Disease, Desire and Communicability in "Niels Lyhne" and "Ved Vejen"

By Cokal, Susann | Scandinavian Studies, Summer 1999 | Go to article overview

Disease, Desire and Communicability in "Niels Lyhne" and "Ved Vejen"


Cokal, Susann, Scandinavian Studies


Disease, Desire, and Communicability in Niels Lyhne and Ved Vejen

LOVE MAKES THE BODY SPEAK. In quivers from erotic anticipation fulfillment, it communicates with its owner, affirming desire and a contingent sense of burgeoning life forces. Perhaps paradoxically, then, the body in love just as frequently speaks in terms of pain, decay, and other less romantic effluvial eruptions of heart and mind. A love-struck Romeo, for example, muses, "He jests at scars that never felt a wound" (Shakespeare II.ii.I): via the language of disease and pain, he understands love. The discourses of love and disease thus share a common focus--the body--and even a common vocabulary. In countless novels, poems, and popular songs, love is configured as a disease causing somatic woes when the course does not run smoothly, and even when it does. One critic has found that in the novel, love and disease share a number of "emotional and physical similarities: the physiological changes in the body (and orgasm as the `little death'); the painful progress and desperate yearning for a satisfactory resolution; the connection between frustration or consummation in love, crisis or cure in disease" (Meyers 15). Love, then, is an itching in the heart bringing on heartache and assorted other pains, and in the end, it is responsible for innumerable fatalities.

If a clinical equivalent to love's disease--particularly to the old-fashioned, nineteenth-century variety--could be identified, it would be tuberculosis. In nineteenth-century Europe and America, no disease was more prominent, none more feared or even perhaps more common.(1) In 1815, London medical writer Thomas Young summed up his findings on infectious disease: "Of all hectic affections, by far the most important is pulmonary consumption, a disease so frequent as to carry off prematurely about one-fourth part of the inhabitants of Europe, and so fatal as often to deter the practitioner even from attempting a cure" (qtd. in Dubos 9). Its very commonness seems to have inspired what might at first look like love: tuberculosis, or consumption as its extreme form was more often called, appears again and again in literature suggesting that authors fetishized it, longed for it, or at least felt it was as inevitable as the love affairs that structured their plots. The disease features prominently in novels by J. P. Jacobsen and Herman Bang, the former of whom suffered from it himself; both authors link it to the erotic. In Jacobsen's Niels Lyhne, consumption claims the object of the protagonist's first erotic interest, and in Bang's Ved Vejen, a housewife dies of it after resigning herself to a loveless life.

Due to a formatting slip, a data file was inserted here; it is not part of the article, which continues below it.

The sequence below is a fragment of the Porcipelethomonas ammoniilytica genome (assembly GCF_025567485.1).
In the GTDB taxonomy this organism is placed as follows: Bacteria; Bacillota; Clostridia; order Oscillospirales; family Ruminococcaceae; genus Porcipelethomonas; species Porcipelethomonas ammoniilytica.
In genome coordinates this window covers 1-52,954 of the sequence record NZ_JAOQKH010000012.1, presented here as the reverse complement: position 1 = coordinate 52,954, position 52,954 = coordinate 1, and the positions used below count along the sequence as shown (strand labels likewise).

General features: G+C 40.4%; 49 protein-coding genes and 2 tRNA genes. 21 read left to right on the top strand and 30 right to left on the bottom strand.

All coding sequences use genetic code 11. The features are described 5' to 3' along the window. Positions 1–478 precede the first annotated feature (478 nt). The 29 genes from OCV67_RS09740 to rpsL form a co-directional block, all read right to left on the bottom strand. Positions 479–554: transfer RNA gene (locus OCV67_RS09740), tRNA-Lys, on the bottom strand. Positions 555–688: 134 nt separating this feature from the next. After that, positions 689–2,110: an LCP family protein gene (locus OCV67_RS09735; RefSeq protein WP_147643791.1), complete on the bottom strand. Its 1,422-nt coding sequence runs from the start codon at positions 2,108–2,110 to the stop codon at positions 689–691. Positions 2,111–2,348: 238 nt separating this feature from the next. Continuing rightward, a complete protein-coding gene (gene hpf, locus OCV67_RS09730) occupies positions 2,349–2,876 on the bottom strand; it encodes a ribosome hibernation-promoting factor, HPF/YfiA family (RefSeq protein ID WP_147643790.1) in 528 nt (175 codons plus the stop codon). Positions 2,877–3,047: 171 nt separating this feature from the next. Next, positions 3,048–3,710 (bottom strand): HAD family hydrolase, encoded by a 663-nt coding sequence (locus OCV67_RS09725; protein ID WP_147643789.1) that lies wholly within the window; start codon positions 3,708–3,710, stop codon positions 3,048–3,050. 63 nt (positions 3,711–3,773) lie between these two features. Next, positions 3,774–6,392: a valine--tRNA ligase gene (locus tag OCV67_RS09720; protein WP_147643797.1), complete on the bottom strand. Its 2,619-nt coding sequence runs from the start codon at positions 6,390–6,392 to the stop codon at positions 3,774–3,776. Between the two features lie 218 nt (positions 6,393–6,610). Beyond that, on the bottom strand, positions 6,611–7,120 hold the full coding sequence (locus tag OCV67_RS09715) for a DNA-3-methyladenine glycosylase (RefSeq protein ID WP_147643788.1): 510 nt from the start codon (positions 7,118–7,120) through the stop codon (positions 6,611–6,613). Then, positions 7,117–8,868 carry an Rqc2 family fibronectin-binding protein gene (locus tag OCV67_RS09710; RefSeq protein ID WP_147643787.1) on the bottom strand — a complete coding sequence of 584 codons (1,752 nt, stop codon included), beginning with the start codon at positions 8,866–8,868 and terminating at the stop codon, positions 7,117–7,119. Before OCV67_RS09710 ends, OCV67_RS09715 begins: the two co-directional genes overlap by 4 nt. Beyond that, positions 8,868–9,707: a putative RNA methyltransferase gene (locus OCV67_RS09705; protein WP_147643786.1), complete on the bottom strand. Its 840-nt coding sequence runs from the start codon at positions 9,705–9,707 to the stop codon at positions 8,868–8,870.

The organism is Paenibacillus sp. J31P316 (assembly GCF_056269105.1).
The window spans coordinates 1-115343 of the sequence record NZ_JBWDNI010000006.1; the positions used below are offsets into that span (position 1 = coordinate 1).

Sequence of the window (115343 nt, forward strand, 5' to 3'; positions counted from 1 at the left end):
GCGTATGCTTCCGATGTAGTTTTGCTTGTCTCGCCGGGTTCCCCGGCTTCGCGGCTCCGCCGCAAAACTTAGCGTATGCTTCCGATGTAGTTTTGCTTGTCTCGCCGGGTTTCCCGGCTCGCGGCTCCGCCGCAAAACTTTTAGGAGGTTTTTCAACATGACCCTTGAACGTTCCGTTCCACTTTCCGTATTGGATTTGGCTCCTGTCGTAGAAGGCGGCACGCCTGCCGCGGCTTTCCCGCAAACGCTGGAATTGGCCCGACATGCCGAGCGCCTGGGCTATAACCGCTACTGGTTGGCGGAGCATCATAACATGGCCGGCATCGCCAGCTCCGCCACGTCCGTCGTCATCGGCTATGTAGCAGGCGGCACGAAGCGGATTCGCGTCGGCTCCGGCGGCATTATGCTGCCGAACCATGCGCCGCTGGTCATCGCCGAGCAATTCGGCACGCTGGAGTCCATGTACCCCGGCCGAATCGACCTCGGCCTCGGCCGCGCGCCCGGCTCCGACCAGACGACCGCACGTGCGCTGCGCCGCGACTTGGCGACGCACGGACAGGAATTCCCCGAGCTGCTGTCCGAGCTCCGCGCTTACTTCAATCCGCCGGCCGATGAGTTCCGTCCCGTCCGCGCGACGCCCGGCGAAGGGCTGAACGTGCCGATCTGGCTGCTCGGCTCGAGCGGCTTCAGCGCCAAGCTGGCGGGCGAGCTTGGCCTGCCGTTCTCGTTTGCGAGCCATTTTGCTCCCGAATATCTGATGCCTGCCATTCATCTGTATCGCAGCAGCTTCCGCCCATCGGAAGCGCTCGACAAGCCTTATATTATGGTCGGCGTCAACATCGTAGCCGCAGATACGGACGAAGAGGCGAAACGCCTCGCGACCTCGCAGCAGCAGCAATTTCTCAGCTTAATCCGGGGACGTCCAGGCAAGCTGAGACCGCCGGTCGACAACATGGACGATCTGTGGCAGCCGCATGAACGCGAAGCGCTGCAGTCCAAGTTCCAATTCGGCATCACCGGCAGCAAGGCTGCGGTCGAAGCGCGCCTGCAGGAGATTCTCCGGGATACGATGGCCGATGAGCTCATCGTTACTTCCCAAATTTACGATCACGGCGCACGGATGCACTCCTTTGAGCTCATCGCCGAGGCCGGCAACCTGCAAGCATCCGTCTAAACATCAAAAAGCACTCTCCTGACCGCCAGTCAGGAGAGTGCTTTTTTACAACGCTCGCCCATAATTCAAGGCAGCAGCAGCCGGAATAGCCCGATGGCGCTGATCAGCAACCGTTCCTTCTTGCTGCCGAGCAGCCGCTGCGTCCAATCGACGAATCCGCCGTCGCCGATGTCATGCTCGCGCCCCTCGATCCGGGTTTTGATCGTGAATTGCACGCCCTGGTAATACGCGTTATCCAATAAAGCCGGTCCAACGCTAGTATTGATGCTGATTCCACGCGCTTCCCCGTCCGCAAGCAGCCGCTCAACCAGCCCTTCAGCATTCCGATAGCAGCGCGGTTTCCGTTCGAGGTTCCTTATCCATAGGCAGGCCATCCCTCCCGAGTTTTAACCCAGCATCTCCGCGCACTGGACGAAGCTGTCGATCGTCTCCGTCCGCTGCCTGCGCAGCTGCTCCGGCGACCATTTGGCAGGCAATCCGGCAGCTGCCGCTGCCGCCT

If eros is life-affirming, it is most so at the moment it stares death in the face. When Georges Bataille begins his L'erotisme with the assertion, "De l'erotisme, il est possible de dire qu'il est l'approbation de la vie jusque dans la mort" (17) ["Eroticism, it may be said, is assenting to life up to the point of death' (11)], he is reinforcing the common conception that life is most intense when nearing its end. In a certain sense, any sickness (the body's decay) affirms life (the body's wholeness). As disease propels the body toward death, it emphasizes the boundary between living and nonliving asking its victim to assume a place on one side or the other. A somatic sickness shows the body becoming visible asking to be seen, to be read.(2) Patients, for example, are notoriously fascinated with their own symptoms, and doctors make their living studying unwell bodies. The sick body is in a sense the supreme body, the corpus at its most corporeal, even though disease is usually considered an atypical moment in the body's life. Each of these novels in its own way constitutes a manual describing tuberculosis and how to behave once it is contracted, just as each describes and thus prescribes behavior during a love affair. The final effects love and disease have on the body are quite similar: both seem bent on reducing it to chaos, i. …

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